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Justice and Vengeance in Dante's Medieval World
Dr. Orville Boyd Jenkins
A review of the book by Dante Alighieri
The Inferno (NY:  Barnes and Noble, 2003.  302p.)

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This classic of medieval literature is a basic part of European culture, but I have never read the whole thing, only excerpts.  Dante's writings have shaped European popular concepts of the afterlife.

Most people do not realize that the source of most of their traditionally "Christian" ideas about hell and punishment is Dante, not the Bible.  It is helpful to remember that literacy was a limited and precious commodity, so most people had no chance to read the Bible or other literature for themselves until a recent era in modern times.  Even large numbers of priests in pre-reformation Europe were illiterate.

All kinds of ideas from the popular imagination and the Celtic-Germanic pagan myths remained active up to modern times.  The old English word hell translates various words in Greek (and Hebrew in the Old Testament), misleading us into thinking that
(1) there was a common concept that all the various passages refer to, and
(2) the meaning of our words from old pagan Germanic sources, enhanced by Dante, is what those words meant in the original language.

Dante certainly sets our minds to wondering over the vast and rich symbols of evil in the eastern and western worlds.

Medieval Translation Filter
Interestingly, the Bible's few offhand references to the afterlilfe do not present the picture medieval Europe came to have and that still pervades the modern mind when they hear the word "hell."  One notable feature of Dante's work is that he portrays a variety of punishments in hell, not just fire.  He prefers a type of punishment that fits the crime of the individual.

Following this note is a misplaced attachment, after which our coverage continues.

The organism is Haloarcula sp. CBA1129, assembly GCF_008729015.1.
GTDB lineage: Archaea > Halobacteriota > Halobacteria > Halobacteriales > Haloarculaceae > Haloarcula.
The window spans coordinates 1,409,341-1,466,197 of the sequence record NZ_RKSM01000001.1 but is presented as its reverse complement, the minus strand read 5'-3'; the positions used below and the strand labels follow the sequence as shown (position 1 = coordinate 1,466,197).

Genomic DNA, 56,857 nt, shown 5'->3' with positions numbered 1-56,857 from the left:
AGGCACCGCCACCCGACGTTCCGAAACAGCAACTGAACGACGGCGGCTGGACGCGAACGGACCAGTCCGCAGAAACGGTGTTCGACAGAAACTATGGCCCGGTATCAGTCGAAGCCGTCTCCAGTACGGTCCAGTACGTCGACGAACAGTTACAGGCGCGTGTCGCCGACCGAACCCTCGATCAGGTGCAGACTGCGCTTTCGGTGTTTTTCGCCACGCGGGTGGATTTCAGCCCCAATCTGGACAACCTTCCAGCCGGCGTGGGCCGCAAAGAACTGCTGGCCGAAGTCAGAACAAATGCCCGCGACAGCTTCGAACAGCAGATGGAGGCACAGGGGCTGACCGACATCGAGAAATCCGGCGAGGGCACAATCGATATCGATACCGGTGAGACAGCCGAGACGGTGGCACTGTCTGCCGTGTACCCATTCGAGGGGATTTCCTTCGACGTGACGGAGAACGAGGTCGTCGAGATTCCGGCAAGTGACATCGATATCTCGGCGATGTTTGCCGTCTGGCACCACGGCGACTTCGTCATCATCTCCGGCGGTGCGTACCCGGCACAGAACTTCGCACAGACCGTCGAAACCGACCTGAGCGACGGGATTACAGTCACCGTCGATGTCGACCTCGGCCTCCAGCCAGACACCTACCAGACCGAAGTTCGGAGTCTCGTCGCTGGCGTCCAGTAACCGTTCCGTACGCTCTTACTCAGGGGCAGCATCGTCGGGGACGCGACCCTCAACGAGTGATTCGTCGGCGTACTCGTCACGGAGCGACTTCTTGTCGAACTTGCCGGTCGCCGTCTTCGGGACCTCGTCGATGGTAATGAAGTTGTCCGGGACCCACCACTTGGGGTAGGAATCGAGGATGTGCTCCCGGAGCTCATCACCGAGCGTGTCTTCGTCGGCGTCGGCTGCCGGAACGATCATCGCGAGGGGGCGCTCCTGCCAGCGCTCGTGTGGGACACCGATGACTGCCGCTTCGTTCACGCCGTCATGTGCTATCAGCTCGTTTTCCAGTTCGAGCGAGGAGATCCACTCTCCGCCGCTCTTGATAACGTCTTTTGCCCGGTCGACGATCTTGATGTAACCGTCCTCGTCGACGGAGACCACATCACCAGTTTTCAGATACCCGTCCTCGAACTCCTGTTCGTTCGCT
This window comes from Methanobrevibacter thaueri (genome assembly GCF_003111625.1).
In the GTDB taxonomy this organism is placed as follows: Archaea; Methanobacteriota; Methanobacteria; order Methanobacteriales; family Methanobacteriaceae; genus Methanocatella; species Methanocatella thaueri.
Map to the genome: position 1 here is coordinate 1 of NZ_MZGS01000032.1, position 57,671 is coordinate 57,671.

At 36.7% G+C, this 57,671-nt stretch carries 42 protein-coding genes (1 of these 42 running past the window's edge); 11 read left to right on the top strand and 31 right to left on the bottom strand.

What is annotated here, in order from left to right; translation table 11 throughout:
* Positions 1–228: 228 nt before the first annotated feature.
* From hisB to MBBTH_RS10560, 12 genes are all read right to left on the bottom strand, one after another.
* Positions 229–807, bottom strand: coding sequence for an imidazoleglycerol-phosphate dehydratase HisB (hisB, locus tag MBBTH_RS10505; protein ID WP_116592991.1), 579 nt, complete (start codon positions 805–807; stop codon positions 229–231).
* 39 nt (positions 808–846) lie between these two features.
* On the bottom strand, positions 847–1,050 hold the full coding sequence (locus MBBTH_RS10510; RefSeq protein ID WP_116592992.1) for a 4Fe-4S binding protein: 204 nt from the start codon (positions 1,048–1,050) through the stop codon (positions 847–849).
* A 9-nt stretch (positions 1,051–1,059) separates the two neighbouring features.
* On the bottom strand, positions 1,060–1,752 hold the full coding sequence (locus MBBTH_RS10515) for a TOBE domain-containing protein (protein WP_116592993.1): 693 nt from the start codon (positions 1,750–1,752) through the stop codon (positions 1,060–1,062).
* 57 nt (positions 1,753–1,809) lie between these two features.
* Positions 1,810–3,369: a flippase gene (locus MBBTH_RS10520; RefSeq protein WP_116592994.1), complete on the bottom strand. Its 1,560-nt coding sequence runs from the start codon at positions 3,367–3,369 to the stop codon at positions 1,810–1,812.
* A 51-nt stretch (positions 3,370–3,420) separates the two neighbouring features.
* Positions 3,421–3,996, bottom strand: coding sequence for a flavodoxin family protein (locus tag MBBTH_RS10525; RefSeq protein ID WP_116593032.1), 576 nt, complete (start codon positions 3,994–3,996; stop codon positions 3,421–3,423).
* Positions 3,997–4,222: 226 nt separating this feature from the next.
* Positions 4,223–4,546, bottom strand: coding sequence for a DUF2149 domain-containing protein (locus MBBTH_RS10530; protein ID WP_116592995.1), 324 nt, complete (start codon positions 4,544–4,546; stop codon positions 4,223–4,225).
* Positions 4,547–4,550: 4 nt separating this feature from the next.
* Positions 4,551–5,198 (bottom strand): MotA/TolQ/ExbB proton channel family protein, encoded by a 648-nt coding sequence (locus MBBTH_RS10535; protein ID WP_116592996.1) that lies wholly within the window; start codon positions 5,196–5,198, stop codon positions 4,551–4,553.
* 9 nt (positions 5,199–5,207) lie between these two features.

Some people are in a perpetual swamp, some are in a cold place, some even frozen.  Several locations in Dante's hell are described very much like common views in the Bible, associated with the words Hades (Greek) and Sheol (Hebrew) – dark, cold and damp.

The King James translators unfortunately used the native word "hell" from English-Germanic history, used before the arrival of Christian faith, to translate several unrelated words in the New Testament.  They even used it to translate the Hebrew word for earth" or "the grave" (sheol).

This native English word brought with it the Germanic preconceptions, and these now overlay the Greek or Hebrew meanings.  Because the translators chose a native word with its pagan connotations of the afterlife, this is what English (and other European readers) see.  This pattern of interpreting the biblical terms and worldview into the native words with their prior pagan worldview connotations was tha common approach in translation.

Thus when English speakers, and others in their native European languages, Readers see their native word with its pagan Germanic meanings, they assume the Germanic cultural concept, rather than moving in tot he Jewish biblical worldview.

For instance, in the second Letter of Peter in the New Testament (2 Peter 2:4), there is a Greek word "Tartarus."  This word is well-known from ample Greek literature.

This letter, it seems, quotes a popular Jewish source called the Book of Enoch.  It refers to Tartarus not as the place of punishment for humans, but for rebellious angels.  The full story is found in 1 Enoch Chs. 9 and 20. See my review of this 3rd century BCE literary work.
See my review of a commentary on Jude and 2 Peter which deals with their quotations from 1 Enoch

Dark and Gloomy
Further, Tartarus is described as a dark and lonely place of "gloomy dungeons."  This phrase conjures an image of a watery, shadowy existence, like a pit or cave.  This description fits the Old Testament comments about the place of the dead referred to as Sheol, the grave or afterlife.  It is dark, shadowy, sometimes spoken of as damp and uncomfortable.

Wilbur Gingrich, in the Shorter Lexicon of the Greek New Testament, comments that Tartarus is "thought of as a place of divine punishment lower than Hades."

Later the book of 2 Peter also proclaims a punishment for deceitful men who are leading some believers astray, saying that for them are reserved the blackest darkness.  This could imply they are to be in Tartarus with the evil angels, but that is not directly stated.  At any rate, their punishment, according to Peter, is not in flames, but in darkness.